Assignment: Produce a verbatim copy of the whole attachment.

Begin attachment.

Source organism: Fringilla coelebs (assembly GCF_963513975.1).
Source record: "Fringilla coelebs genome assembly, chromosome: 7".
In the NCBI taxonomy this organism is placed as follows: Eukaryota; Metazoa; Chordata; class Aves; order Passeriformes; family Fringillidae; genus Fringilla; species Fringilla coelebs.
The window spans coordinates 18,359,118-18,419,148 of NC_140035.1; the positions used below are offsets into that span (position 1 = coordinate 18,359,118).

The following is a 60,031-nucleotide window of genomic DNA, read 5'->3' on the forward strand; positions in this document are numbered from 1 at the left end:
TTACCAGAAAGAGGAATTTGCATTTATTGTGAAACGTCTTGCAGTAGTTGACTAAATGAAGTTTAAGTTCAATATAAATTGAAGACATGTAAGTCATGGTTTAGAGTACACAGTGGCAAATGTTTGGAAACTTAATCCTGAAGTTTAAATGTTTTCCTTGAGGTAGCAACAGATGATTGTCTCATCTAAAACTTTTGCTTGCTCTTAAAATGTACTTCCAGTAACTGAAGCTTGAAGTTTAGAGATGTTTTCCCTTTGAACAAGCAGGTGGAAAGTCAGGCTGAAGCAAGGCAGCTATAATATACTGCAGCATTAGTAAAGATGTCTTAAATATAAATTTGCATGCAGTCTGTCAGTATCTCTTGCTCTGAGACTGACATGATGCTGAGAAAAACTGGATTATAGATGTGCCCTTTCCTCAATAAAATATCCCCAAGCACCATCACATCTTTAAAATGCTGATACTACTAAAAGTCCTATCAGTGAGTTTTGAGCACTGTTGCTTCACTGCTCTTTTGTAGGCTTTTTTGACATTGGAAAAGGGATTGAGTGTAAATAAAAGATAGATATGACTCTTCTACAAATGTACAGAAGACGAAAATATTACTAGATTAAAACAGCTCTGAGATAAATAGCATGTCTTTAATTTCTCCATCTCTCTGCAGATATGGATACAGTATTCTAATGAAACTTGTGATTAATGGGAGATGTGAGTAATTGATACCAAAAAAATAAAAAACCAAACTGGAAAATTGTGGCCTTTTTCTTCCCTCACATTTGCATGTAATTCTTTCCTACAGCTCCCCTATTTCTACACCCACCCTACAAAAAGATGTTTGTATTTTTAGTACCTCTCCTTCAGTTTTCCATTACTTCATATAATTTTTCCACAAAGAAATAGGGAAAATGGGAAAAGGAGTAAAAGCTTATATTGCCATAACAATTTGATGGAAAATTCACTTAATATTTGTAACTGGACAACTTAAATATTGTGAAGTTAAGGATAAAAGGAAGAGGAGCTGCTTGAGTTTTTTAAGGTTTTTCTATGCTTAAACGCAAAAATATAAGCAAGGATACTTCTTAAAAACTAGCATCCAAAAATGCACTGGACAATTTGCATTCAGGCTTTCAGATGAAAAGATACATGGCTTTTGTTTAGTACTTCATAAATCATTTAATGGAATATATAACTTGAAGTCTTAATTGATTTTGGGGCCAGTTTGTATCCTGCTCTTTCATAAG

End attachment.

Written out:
Source organism: Fringilla coelebs (assembly GCF_963513975.1).
Source record: "Fringilla coelebs genome assembly, chromosome: 7".
In the NCBI taxonomy this organism is placed as follows: Eukaryota; Metazoa; Chordata; class Aves; order Passeriformes; family Fringillidae; genus Fringilla; species Fringilla coelebs.
The window spans coordinates 18,359,118-18,419,148 of NC_140035.1; the positions used below are offsets into that span (position 1 = coordinate 18,359,118).

The following is a 60,031-nucleotide window of genomic DNA, read 5'->3' on the forward strand; positions in this document are numbered from 1 at the left end:
TTACCAGAAAGAGGAATTTGCATTTATTGTGAAACGTCTTGCAGTAGTTGACTAAATGAAGTTTAAGTTCAATATAAATTGAAGACATGTAAGTCATGGTTTAGAGTACACAGTGGCAAATGTTTGGAAACTTAATCCTGAAGTTTAAATGTTTTCCTTGAGGTAGCAACAGATGATTGTCTCATCTAAAACTTTTGCTTGCTCTTAAAATGTACTTCCAGTAACTGAAGCTTGAAGTTTAGAGATGTTTTCCCTTTGAACAAGCAGGTGGAAAGTCAGGCTGAAGCAAGGCAGCTATAATATACTGCAGCATTAGTAAAGATGTCTTAAATATAAATTTGCATGCAGTCTGTCAGTATCTCTTGCTCTGAGACTGACATGATGCTGAGAAAAACTGGATTATAGATGTGCCCTTTCCTCAATAAAATATCCCCAAGCACCATCACATCTTTAAAATGCTGATACTACTAAAAGTCCTATCAGTGAGTTTTGAGCACTGTTGCTTCACTGCTCTTTTGTAGGCTTTTTTGACATTGGAAAAGGGATTGAGTGTAAATAAAAGATAGATATGACTCTTCTACAAATGTACAGAAGACGAAAATATTACTAGATTAAAACAGCTCTGAGATAAATAGCATGTCTTTAATTTCTCCATCTCTCTGCAGATATGGATACAGTATTCTAATGAAACTTGTGATTAATGGGAGATGTGAGTAATTGATACCAAAAAAATAAAAAACCAAACTGGAAAATTGTGGCCTTTTTCTTCCCTCACATTTGCATGTAATTCTTTCCTACAGCTCCCCTATTTCTACACCCACCCTACAAAAAGATGTTTGTATTTTTAGTACCTCTCCTTCAGTTTTCCATTACTTCATATAATTTTTCCACAAAGAAATAGGGAAAATGGGAAAAGGAGTAAAAGCTTATATTGCCATAACAATTTGATGGAAAATTCACTTAATATTTGTAACTGGACAACTTAAATATTGTGAAGTTAAGGATAAAAGGAAGAGGAGCTGCTTGAGTTTTTTAAGGTTTTTCTATGCTTAAACGCAAAAATATAAGCAAGGATACTTCTTAAAAACTAGCATCCAAAAATGCACTGGACAATTTGCATTCAGGCTTTCAGATGAAAAGATACATGGCTTTTGTTTAGTACTTCATAAATCATTTAATGGAATATATAACTTGAAGTCTTAATTGATTTTGGGGCCAGTTTGTATCCTGCTCTTTCATAAG